In terms of modes of play, there isn’t a wealth of options but what’s available serves well enough to give the game plenty of value. The quick exhibition mode is obviously present but the main chunk of the single player game can be found in the Career mode. The mode is actually quite engaging, where you create a custom fighter and work through the ranks to become champion. You will also train in several gyms around the world, improving your fighter’s stats and learning new special moves. What’s great about the career mode is that it really revolves around your character as the media releases, phone messages, rivalries and even the in-game commentary reflect your fighter and his past performance and fighting style. It really is an engaging mode that will surely satisfy fans of the sport. Some of the compulsory training exercises can be a bit cumbersome, fortunately the game requires you to attempt these only once as you can simply stimulate them later on. The online mode is nicely done, and we quite enjoyed the experience as the matches ran smoothly with virtually no lag. You can look for a quick match, create match cards and take part in match cards. The live broadcast mode allows players to witness online matches featuring higher ranked players. Finally, the inevitable create-a-fighter mode isn’t nearly as deep or comprehensive as what can be found in the WWE Smackdown Vs Raw series, but still offers plenty of options to create a very unique character.

One perfectly executed hold can win you the championship.

One perfectly executed hold can win you the championship.
Graphically, EA Sports MMA looks fantastic with its near life-like textures, animations, facial expressions and character models, it looks almost like the real thing and the lighting and other details/effects look impressive as well. The audio work is particularly impressive as the commentary is usually spot on and well done, and it almost never feels random. The game overall is a visual and audio spectacle, capturing the look, feel and spectacle of a televised MMA fight.

EA Sports MMA is an impressive offering from the masters of sports-based video games. Whether it is better or worse than UFC Undispiuted2010, really comes down to preference. UFC 2010 will obviously be the definite experience for many as the UFC name is quite mainstream and popular, and thus appeals to both fans of the sport and fighting fans in general. But fans of the sport will most likely find value and enjoyment in EA Sports MMA.
The Score
Even without the UFC license, EA Sports MMA still manages to offer a polished, engaging and 'different' MMA experience that is likely to satisfy fans of the sport. 8
Looking to buy this game right now? PALGN recommends www.Play-Asia.com.

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3 years ago
Currently $69 @ JB Hifi

But i am waiting for a further price drop, in the same vein as Facebreaker's drop to $29.95, not long after it's release.
3 years ago
I had a crack at the demo of this and I didn't feel it lived up to Undisputed, maybe I need to have another crack because it sounds like a decent entry in the MMA field.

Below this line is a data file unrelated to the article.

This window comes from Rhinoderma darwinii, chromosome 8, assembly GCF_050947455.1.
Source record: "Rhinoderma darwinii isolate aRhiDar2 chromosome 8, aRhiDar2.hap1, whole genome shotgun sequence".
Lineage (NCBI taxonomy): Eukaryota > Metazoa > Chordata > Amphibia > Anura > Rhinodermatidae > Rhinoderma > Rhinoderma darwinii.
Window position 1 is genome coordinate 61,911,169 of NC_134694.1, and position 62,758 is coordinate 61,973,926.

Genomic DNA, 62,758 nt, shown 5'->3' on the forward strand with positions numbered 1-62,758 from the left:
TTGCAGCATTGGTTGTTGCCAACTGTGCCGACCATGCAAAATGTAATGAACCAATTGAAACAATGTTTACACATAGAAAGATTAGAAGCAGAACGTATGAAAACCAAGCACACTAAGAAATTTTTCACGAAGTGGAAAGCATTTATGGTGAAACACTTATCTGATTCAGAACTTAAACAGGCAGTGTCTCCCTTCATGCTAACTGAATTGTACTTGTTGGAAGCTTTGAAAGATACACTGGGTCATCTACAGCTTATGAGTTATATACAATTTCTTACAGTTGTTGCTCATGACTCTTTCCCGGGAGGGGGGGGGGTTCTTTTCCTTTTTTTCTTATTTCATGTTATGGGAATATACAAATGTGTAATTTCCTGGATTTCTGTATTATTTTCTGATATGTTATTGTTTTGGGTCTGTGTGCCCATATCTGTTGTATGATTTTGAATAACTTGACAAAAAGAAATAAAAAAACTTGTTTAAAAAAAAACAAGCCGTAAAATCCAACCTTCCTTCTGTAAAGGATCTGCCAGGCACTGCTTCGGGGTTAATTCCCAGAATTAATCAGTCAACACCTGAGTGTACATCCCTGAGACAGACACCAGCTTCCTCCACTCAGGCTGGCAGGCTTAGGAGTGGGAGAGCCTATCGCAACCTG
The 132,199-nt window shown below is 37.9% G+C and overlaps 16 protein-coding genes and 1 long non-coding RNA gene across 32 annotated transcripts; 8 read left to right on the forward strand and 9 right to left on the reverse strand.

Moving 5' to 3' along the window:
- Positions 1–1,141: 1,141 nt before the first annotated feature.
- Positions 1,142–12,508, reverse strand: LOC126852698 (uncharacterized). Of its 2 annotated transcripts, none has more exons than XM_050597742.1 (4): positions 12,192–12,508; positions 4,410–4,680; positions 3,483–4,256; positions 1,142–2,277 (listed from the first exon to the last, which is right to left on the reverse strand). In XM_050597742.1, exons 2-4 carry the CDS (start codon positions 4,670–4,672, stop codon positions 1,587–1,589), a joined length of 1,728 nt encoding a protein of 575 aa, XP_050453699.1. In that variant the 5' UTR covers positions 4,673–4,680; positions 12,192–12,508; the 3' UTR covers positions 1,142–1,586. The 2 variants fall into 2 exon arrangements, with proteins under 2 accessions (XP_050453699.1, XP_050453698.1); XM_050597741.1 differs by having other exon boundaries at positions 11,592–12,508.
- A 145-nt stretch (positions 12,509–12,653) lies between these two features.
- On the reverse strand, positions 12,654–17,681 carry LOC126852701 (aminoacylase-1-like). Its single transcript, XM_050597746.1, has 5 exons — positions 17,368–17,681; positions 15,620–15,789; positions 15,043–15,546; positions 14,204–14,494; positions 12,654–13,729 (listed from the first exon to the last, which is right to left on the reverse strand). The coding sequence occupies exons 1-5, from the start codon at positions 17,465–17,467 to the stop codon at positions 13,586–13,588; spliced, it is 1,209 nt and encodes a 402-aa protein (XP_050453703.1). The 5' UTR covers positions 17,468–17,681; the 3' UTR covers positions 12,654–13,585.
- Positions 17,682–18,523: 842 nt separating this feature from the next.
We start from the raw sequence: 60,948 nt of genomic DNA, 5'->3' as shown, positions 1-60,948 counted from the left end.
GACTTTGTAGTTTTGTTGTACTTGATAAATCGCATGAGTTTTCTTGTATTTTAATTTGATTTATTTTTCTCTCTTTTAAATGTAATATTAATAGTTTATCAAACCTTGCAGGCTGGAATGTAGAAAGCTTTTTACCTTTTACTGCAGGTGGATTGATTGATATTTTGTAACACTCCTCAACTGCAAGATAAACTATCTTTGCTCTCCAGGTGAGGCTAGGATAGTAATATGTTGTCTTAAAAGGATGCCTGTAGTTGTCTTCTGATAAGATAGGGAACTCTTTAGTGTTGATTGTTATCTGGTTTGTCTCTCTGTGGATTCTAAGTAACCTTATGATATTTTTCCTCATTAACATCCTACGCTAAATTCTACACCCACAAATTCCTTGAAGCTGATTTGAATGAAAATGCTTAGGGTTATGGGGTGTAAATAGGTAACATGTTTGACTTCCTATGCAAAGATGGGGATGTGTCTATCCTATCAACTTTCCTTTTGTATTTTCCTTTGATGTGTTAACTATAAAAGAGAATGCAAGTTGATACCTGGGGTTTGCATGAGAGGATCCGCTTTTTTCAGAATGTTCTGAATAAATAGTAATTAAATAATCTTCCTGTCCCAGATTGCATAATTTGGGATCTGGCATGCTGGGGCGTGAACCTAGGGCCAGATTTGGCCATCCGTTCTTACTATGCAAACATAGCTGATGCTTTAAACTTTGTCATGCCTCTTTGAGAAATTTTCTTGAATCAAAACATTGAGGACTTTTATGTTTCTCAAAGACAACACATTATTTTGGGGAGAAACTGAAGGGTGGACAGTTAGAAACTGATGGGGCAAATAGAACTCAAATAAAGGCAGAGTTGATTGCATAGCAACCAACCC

I guess I just need to get better acquainted with the stick controls.
3 years ago
If only the TPC matched the new fight night. I swapped to buttons to save my RS. Other than that, the AI is pretty good albeit magic reflexes pop up occasionally. Winning by KO 15 minutes into a close round is the best thing ever.
3 years ago
^Yea I had some really good match ups, like it said in one of the reviews, it's one of those few games that makes you feel good about losing even.
3 years ago
Holy crap, they licensed Big John McCarthy.

I almost need to buy this game now. >_>
3 years ago
This game should not be getting the high scores that it is. The gameplay dicks all over Undisputed (once you get used to it, and to be fair, using UFC controls), but Career mode is a joke. You unlock all the gyms very early on, and most of the special moves are useless for stand-up specialists. There's like 7 or 8 of them that're just submissions, I dunno how you could ever have like a Muay Thai focused fighter. Also the automated training gives you no incentive at all to spend any time between fights, so you just rocket through the promotions on a wave of instantaneous A-grade sparring. And then suddenly it just ends. No hall of fame, no build up, no cut-scenes along the way (in fact once you get to Strikeforce or Mystic, there's no more cut-scenes at all, and the ones up to that point were only Bas talking in the gym anyway).

The longevity of this game is atrocious. Unless you play it with mates, or you actually manage to find online fights with people who won't quit out on you (I'm still yet to win a fight I completely control), it just blows.

There's plenty of little niggles too. Like for example, (light spoilers I suppose) if you defend the Strikeforce or Mystic belt enough times, you'll be promised your next fight is title vs. title with the other promotion; that won't happen, not till end game. Or the commentary, which also sucks hard. The number of times I heard Mauro say my undefeated fighter's weakest point is the number of times he's been TKOd in a fight, or how my brawler with 5 KO wins is an outstanding submissions expert, is ridiculous.

It's a fun game, don't get me wrong, but there's just no substance to it at all. You'll get maybe one evening of fun with it, or however long you manage to make a fighter's career mode last (literally, a few hours can get you 40-odd fights and retirement), then only go back for the odd fight thereafter.
3 years ago
Crikey, a fighting game for more than one person? Unfathomable!

Live tag is loinnird, I won't quit on ya.